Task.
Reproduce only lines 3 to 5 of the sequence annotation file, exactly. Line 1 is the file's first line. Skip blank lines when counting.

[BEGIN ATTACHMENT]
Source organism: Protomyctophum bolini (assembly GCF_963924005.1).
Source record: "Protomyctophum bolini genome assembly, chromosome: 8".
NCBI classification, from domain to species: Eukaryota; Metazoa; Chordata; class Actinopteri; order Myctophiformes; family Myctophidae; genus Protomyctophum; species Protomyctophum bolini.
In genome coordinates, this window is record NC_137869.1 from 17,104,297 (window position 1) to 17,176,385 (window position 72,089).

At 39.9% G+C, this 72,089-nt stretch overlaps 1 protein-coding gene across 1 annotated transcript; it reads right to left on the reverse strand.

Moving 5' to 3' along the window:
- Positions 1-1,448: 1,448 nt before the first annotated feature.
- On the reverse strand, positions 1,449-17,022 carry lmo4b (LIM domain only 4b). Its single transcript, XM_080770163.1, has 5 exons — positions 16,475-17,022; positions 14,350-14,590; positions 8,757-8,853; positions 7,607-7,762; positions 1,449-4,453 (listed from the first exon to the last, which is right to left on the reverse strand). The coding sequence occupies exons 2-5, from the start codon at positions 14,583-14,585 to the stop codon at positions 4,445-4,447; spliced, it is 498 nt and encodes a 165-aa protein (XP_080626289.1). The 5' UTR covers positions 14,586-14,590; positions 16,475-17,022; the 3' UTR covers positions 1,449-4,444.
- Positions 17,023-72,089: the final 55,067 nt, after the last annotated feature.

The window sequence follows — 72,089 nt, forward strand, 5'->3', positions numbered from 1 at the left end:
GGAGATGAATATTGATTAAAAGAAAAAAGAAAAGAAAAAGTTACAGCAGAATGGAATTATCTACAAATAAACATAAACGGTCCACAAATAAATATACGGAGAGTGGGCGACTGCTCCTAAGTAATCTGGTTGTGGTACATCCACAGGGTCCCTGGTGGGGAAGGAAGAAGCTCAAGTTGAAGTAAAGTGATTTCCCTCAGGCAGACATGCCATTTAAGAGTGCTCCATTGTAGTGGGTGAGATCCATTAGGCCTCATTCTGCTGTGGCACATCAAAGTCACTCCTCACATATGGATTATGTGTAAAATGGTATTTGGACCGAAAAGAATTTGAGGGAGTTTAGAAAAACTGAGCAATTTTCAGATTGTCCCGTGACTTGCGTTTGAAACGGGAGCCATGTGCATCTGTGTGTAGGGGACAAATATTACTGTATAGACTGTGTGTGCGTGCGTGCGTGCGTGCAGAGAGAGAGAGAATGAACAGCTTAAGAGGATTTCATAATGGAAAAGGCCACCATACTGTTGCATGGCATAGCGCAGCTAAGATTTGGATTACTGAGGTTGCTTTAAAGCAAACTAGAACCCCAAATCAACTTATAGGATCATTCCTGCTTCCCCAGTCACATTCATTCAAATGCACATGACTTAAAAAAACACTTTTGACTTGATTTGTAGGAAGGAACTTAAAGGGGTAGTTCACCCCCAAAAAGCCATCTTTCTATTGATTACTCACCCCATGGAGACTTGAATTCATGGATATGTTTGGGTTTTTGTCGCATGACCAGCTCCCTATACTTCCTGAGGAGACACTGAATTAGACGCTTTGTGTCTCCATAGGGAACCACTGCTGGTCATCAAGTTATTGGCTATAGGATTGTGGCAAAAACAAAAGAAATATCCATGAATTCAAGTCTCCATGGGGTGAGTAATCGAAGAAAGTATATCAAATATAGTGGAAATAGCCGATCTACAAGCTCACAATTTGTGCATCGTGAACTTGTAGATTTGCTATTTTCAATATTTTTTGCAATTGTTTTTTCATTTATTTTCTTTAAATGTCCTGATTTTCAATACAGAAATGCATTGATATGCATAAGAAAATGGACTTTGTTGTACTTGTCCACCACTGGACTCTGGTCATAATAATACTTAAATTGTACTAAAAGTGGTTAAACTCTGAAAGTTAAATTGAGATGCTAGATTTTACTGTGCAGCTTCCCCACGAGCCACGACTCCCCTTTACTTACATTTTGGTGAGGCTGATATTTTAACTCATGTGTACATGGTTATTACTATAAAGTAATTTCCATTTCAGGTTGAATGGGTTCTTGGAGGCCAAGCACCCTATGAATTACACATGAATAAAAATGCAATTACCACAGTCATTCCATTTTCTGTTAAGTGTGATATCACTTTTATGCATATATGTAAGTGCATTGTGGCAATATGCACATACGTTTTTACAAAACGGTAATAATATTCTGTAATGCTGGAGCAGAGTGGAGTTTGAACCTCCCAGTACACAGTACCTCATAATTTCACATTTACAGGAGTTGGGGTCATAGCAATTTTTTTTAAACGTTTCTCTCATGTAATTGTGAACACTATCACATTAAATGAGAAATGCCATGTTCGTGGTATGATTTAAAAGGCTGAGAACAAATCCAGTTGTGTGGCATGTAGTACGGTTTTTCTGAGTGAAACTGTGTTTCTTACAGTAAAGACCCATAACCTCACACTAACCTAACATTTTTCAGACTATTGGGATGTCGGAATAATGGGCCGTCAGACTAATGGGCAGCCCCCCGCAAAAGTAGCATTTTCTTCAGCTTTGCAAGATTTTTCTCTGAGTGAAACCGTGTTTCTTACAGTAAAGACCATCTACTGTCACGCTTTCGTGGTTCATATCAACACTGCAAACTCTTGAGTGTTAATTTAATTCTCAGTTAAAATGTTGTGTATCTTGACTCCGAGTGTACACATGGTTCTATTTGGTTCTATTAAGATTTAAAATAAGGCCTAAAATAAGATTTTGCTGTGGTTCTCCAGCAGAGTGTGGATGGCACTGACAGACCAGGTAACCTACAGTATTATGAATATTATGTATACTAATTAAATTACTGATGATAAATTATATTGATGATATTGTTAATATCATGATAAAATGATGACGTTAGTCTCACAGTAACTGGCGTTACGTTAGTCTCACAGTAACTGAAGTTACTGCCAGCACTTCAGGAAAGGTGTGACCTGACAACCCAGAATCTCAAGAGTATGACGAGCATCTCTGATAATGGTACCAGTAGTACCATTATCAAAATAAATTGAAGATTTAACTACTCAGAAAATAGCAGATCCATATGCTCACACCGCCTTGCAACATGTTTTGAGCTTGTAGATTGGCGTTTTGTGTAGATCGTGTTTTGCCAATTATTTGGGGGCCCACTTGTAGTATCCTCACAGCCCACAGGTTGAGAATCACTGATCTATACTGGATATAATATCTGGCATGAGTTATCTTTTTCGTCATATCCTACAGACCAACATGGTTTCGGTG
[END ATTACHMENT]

NCBI classification, from domain to species: Eukaryota; Metazoa; Chordata; class Actinopteri; order Myctophiformes; family Myctophidae; genus Protomyctophum; species Protomyctophum bolini.
In genome coordinates, this window is record NC_137869.1 from 17,104,297 (window position 1) to 17,176,385 (window position 72,089).

At 39.9% G+C, this 72,089-nt stretch overlaps 1 protein-coding gene across 1 annotated transcript; it reads right to left on the reverse strand.